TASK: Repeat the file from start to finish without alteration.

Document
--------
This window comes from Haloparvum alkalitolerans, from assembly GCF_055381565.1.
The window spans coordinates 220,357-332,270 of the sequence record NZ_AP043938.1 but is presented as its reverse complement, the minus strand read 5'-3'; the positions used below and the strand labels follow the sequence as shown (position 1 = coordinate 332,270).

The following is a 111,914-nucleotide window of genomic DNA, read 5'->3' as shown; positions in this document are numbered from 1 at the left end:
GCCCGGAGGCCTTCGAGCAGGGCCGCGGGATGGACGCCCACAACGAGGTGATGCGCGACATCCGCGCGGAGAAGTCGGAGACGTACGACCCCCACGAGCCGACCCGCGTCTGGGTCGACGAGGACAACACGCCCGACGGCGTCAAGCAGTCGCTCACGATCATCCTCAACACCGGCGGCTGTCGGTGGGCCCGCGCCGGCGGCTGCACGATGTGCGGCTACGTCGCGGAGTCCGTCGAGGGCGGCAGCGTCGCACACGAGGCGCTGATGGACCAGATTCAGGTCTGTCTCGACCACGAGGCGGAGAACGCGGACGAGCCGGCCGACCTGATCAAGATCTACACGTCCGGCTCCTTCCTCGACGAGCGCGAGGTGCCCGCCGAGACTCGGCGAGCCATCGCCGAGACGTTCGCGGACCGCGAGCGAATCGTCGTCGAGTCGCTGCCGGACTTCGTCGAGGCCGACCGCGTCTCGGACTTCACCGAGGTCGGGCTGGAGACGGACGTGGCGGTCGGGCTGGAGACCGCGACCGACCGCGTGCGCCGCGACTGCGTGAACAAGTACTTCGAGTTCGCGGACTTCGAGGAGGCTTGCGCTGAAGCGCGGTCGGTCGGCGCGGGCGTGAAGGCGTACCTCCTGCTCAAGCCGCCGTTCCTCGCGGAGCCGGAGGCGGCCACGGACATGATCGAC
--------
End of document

This window comes from Haloparvum alkalitolerans, from assembly GCF_055381565.1.
The window spans coordinates 220,357-332,270 of the sequence record NZ_AP043938.1 but is presented as its reverse complement, the minus strand read 5'-3'; the positions used below and the strand labels follow the sequence as shown (position 1 = coordinate 332,270).

The following is a 111,914-nucleotide window of genomic DNA, read 5'->3' as shown; positions in this document are numbered from 1 at the left end:
GCCCGGAGGCCTTCGAGCAGGGCCGCGGGATGGACGCCCACAACGAGGTGATGCGCGACATCCGCGCGGAGAAGTCGGAGACGTACGACCCCCACGAGCCGACCCGCGTCTGGGTCGACGAGGACAACACGCCCGACGGCGTCAAGCAGTCGCTCACGATCATCCTCAACACCGGCGGCTGTCGGTGGGCCCGCGCCGGCGGCTGCACGATGTGCGGCTACGTCGCGGAGTCCGTCGAGGGCGGCAGCGTCGCACACGAGGCGCTGATGGACCAGATTCAGGTCTGTCTCGACCACGAGGCGGAGAACGCGGACGAGCCGGCCGACCTGATCAAGATCTACACGTCCGGCTCCTTCCTCGACGAGCGCGAGGTGCCCGCCGAGACTCGGCGAGCCATCGCCGAGACGTTCGCGGACCGCGAGCGAATCGTCGTCGAGTCGCTGCCGGACTTCGTCGAGGCCGACCGCGTCTCGGACTTCACCGAGGTCGGGCTGGAGACGGACGTGGCGGTCGGGCTGGAGACCGCGACCGACCGCGTGCGCCGCGACTGCGTGAACAAGTACTTCGAGTTCGCGGACTTCGAGGAGGCTTGCGCTGAAGCGCGGTCGGTCGGCGCGGGCGTGAAGGCGTACCTCCTGCTCAAGCCGCCGTTCCTCGCGGAGCCGGAGGCGGCCACGGACATGATCGAC